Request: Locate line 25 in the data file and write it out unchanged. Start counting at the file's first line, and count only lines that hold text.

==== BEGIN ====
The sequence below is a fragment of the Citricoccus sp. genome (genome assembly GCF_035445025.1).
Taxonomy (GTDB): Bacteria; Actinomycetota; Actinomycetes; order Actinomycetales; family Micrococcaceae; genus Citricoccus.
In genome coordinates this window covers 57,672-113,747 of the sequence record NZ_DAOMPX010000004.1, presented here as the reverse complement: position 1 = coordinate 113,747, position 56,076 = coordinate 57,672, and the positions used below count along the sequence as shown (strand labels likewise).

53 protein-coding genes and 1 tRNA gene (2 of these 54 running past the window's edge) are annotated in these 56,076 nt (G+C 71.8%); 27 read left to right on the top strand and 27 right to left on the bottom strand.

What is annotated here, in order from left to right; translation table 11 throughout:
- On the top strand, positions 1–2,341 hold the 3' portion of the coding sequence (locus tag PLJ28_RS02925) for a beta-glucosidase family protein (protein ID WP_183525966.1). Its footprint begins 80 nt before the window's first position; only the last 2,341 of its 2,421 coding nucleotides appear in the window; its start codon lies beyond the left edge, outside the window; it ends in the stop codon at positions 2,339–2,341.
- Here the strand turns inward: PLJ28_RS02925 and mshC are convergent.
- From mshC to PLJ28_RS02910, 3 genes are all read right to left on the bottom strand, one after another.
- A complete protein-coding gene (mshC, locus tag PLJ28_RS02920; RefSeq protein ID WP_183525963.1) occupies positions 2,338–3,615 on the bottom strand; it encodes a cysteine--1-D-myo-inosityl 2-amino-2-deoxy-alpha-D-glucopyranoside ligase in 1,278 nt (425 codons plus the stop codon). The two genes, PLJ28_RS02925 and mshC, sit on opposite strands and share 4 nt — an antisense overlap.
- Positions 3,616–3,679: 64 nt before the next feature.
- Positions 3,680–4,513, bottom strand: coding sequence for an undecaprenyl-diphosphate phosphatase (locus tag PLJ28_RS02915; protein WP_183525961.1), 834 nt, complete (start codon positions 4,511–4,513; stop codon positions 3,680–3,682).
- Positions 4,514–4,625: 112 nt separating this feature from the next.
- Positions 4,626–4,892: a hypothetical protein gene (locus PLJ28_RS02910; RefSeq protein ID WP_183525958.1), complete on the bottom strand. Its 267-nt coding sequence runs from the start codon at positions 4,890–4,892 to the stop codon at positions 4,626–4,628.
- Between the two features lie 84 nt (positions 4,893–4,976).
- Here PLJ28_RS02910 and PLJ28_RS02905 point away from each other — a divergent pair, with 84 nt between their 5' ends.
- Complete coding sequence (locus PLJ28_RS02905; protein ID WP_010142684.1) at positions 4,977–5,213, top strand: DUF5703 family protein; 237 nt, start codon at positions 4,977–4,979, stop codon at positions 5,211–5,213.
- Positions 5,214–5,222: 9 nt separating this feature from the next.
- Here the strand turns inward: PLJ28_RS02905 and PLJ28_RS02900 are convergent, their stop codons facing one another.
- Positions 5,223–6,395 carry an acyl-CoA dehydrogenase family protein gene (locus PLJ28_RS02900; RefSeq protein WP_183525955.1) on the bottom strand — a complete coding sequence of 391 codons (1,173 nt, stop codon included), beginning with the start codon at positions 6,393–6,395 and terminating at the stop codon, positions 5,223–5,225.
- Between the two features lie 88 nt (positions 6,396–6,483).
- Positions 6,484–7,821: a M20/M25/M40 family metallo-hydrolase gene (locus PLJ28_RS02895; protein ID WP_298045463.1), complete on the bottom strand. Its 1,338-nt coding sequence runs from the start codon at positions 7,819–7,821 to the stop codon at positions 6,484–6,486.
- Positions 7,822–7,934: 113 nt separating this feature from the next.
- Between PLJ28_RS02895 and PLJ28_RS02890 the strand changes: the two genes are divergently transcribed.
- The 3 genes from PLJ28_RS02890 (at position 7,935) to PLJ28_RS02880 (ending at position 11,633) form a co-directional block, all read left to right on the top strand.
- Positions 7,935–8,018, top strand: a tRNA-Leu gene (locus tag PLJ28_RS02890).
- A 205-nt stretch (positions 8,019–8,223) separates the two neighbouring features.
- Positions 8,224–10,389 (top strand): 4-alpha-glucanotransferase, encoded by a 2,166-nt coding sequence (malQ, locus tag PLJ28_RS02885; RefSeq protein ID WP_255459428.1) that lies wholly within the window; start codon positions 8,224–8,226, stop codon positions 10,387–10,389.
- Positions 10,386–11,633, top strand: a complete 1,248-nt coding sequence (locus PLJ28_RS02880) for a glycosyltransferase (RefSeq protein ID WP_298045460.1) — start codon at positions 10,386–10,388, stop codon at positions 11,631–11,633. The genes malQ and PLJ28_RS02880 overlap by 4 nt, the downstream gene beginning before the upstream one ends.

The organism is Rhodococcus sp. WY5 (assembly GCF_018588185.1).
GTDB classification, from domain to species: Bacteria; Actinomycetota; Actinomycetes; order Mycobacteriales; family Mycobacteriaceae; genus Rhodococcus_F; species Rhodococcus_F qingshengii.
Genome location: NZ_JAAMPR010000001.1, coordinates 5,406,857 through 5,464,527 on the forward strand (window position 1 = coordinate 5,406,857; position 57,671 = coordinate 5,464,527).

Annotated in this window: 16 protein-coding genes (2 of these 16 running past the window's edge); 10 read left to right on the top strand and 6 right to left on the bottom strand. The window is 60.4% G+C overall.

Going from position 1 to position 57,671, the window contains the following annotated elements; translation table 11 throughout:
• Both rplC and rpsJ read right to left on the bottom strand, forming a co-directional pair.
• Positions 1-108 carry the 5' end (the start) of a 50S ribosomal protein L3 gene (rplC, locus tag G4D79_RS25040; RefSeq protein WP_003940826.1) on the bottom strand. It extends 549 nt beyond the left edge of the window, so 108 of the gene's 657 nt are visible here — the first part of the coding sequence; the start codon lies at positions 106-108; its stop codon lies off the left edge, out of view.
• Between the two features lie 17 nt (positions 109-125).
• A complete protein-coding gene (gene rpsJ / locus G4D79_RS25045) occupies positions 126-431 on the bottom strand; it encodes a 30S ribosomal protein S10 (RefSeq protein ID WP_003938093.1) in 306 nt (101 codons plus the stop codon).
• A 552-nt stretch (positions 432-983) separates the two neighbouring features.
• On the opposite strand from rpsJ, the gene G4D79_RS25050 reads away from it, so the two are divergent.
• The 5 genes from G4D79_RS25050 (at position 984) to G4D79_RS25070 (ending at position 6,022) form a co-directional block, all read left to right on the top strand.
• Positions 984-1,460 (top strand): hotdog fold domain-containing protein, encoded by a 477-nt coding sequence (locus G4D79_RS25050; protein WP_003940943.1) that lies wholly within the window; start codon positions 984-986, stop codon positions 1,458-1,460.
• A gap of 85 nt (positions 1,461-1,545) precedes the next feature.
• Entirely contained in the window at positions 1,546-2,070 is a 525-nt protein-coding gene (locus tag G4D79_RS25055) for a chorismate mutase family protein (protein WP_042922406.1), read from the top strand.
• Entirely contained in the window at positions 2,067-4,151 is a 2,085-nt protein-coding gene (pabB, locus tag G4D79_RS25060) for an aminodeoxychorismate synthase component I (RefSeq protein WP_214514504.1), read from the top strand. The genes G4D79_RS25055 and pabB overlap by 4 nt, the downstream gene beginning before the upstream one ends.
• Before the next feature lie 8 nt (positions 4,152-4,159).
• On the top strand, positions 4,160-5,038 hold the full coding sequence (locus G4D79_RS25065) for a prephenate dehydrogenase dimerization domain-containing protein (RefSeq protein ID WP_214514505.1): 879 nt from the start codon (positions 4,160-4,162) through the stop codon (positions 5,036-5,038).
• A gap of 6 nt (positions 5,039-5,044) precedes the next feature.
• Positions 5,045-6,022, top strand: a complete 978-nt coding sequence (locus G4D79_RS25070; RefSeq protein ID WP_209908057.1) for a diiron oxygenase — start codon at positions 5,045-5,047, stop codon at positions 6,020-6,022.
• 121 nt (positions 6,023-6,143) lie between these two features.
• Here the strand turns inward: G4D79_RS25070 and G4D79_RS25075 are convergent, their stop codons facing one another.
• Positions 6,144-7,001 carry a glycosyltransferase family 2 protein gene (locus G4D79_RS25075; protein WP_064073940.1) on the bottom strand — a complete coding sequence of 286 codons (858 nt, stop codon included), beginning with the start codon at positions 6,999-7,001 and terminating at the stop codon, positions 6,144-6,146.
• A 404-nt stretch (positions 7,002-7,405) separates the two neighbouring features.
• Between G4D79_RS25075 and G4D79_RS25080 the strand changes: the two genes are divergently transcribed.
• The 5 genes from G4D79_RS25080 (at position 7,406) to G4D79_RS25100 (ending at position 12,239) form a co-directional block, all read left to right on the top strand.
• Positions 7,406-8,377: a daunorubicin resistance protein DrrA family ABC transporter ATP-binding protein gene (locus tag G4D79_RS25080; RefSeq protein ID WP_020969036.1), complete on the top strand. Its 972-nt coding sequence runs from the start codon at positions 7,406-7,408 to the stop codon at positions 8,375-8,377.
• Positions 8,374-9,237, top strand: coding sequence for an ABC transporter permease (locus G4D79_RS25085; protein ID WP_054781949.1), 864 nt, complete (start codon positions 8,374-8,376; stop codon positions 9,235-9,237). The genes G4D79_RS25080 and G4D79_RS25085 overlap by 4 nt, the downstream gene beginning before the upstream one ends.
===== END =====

- Positions 7,935–8,018, top strand: a tRNA-Leu gene (locus tag PLJ28_RS02890).